International Journal of Aerospace Engineering

Volume 2016, Article ID 4805817, 13 pages

http://dx.doi.org/10.1155/2016/4805817

## Flight Loads Prediction of High Aspect Ratio Wing Aircraft Using Multibody Dynamics

^{1}Department of Aerospace Engineering, Faculty of Engineering, University of Bristol, Bristol BS8 1TR, UK^{2}Aerospace Centre of Competence, Siemens PLM Software, 3001 Leuven, Belgium

Received 10 August 2016; Revised 4 November 2016; Accepted 29 November 2016

Academic Editor: Kenneth M. Sobel

Copyright © 2016 Michele Castellani et al. This is an open access article distributed under the Creative Commons Attribution License, which permits unrestricted use, distribution, and reproduction in any medium, provided the original work is properly cited.

#### Abstract

A framework based on multibody dynamics has been developed for the static and dynamic aeroelastic analyses of flexible high aspect ratio wing aircraft subject to structural geometric nonlinearities. Multibody dynamics allows kinematic nonlinearities and nonlinear relationships in the forces definition and is an efficient and promising methodology to model high aspect ratio wings, which are known to be prone to structural nonlinear effects because of the high deflections in flight. The multibody dynamics framework developed employs quasi-steady aerodynamics strip theory and discretizes the wing as a series of rigid bodies interconnected by beam elements, representative of the stiffness distribution, which can undergo arbitrarily large displacements and rotations. The method is applied to a flexible high aspect ratio wing commercial aircraft and both trim and gust response analyses are performed in order to calculate flight loads. These results are then compared to those obtained with the standard linear aeroelastic approach provided by the Finite Element Solver Nastran. Nonlinear effects come into play mainly because of the need of taking into account the large deflections of the wing for flight loads computation and of considering the aerodynamic forces as follower forces.

#### 1. Introduction

In recent years there has been a strong push in the aviation world towards the reduction of fuel consumption and the design of ecoefficient aircraft. Many research initiatives are currently addressed to investigate and develop design solutions that would lead to achieve these goals. The improvement of aerodynamic performance is at the forefront of these efforts and one of the most promising concepts being sought is the design of high aspect ratio wings. High aspect ratio wings can lead to significant fuel savings due to the reduction in induced drag. For future designs, a number of high aspect ratio wing configurations are currently being considered and both Airbus [1] and Boeing [2] have published their own concepts.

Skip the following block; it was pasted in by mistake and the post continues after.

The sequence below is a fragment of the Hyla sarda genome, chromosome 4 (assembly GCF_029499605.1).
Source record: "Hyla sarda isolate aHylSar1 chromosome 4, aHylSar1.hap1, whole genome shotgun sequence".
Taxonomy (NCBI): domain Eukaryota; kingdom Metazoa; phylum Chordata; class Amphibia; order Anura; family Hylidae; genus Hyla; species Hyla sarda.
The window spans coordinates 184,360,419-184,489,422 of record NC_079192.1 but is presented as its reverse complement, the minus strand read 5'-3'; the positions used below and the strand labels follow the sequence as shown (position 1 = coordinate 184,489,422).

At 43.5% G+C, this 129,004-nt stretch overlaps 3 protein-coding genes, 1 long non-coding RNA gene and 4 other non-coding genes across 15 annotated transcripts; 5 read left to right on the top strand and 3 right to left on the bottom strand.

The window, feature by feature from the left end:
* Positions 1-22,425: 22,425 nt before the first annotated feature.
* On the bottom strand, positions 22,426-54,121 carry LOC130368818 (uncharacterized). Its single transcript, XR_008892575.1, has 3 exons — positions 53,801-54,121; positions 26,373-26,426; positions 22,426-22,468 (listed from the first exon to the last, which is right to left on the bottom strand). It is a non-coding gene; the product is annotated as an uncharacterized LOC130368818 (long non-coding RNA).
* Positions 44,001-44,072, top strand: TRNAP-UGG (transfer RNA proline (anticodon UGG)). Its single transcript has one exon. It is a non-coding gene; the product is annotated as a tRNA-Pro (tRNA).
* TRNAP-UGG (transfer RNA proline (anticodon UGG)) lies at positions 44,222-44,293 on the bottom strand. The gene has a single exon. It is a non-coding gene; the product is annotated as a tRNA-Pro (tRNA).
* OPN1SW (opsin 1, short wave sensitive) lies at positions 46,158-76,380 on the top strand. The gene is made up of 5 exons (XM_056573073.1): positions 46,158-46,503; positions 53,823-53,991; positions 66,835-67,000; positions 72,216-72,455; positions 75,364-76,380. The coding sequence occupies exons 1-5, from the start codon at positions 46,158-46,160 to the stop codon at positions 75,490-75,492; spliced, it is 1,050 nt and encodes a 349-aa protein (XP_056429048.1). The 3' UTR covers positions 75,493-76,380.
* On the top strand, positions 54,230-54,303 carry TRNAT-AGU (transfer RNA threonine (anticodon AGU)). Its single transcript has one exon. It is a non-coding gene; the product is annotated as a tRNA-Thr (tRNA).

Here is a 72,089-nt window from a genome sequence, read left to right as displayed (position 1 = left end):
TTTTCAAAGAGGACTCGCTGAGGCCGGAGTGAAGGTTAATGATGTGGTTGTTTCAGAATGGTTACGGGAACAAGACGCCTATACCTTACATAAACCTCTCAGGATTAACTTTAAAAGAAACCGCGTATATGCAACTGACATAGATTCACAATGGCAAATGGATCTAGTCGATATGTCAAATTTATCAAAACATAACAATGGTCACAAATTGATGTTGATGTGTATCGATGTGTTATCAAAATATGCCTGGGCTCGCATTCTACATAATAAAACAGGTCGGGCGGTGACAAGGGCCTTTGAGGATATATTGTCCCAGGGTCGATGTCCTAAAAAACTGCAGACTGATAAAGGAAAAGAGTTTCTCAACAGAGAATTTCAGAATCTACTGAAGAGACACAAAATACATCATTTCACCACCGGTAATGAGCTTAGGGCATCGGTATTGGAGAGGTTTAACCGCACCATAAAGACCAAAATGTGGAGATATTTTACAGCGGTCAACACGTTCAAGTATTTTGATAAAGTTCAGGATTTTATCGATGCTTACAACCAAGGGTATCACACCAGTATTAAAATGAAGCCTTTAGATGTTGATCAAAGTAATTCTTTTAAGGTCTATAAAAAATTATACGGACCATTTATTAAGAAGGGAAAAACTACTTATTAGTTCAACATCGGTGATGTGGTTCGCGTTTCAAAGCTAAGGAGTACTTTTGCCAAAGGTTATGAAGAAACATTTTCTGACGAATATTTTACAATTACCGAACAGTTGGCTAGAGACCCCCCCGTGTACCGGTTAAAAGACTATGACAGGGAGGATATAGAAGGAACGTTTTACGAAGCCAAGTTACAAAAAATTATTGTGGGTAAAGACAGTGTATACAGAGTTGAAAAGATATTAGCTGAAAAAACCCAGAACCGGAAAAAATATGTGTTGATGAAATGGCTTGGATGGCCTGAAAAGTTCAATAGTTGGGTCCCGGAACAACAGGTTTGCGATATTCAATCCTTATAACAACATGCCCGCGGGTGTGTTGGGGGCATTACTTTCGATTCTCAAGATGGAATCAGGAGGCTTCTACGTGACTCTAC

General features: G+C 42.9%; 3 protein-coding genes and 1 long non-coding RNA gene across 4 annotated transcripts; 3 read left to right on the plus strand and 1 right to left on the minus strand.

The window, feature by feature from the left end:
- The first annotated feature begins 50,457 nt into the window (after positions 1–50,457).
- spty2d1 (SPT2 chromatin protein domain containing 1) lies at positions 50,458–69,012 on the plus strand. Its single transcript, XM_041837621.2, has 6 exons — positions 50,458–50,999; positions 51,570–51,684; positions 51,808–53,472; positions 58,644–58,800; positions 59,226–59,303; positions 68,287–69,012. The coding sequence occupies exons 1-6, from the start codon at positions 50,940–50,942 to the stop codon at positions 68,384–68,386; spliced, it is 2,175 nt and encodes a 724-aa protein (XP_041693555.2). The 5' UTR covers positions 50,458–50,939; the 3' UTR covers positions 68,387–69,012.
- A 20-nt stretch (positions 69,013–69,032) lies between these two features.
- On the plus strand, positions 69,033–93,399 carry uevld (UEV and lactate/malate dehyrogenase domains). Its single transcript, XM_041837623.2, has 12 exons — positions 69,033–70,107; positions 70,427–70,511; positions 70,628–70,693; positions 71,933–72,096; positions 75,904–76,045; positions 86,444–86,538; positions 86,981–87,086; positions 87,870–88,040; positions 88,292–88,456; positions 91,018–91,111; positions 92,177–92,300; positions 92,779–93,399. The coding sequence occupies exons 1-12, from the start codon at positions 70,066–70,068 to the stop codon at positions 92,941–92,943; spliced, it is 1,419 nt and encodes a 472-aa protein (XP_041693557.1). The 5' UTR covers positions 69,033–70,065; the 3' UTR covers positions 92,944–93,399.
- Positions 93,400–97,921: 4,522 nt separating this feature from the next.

High aspect ratio wings nevertheless suffer from certain structural drawbacks. Due to the large span, the bending moment increases, resulting in higher structural weight. In order to achieve an effective performance benefit, a lightweight wing design is needed, which in turn leads to very flexible structures, where geometric nonlinearities due to large displacements cannot be neglected anymore. The greater flexibility and lower structural natural frequencies could also result in a strong coupling between structural dynamics and rigid body (flight mechanics) modes leading to undesirable effects on the handling qualities.

The move away from a linear behavior means that a nonconventional approach needs to be taken for the loads and aeroelastic analysis, in order to deal with geometric nonlinearities, and also the nonlinear aerodynamics and flight mechanics characteristics [3]. The ability to predict accurately limit loads, including these nonlinear effects, from the conceptual design phase onwards is paramount in achieving an optimized structural sizing and eventually reaching success with these configurations.

A great deal of work has considered the aeroelasticity of very flexible aircraft [4–11]. Most approaches have used nonlinear beam models coupled to aerodynamic models ranging from strip theory to unsteady vortex lattice method and CFD. However, less focus has instead been devoted to the use of multibody simulation for the modelling of high aspect ratio wings, the two most relevant pieces of work being those presented by Krüger [7] and Zhao and Ren [9]. Recently, Castellani et al. [12] developed two nonlinear methodologies, based, respectively, on nonlinear Finite Element Method (FEM) and multibody dynamics, for the static aeroelastic trim analyses including structural nonlinearities and applied these to a very flexible High-Altitude Long Endurance Unmanned Aerial Vehicle test case.

In this work, a framework based upon multibody dynamics is developed for the static and dynamic aeroelastic analyses of high aspect ratio wing aircraft including structural nonlinearities. The nonlinearities considered are the so-called geometric nonlinearities, arising because of the large deflections that a flexible high aspect ratio wing undergoes when loaded. Following this assumption, a further source of nonlinearity that must be introduced is the follower nature of the aerodynamic forces.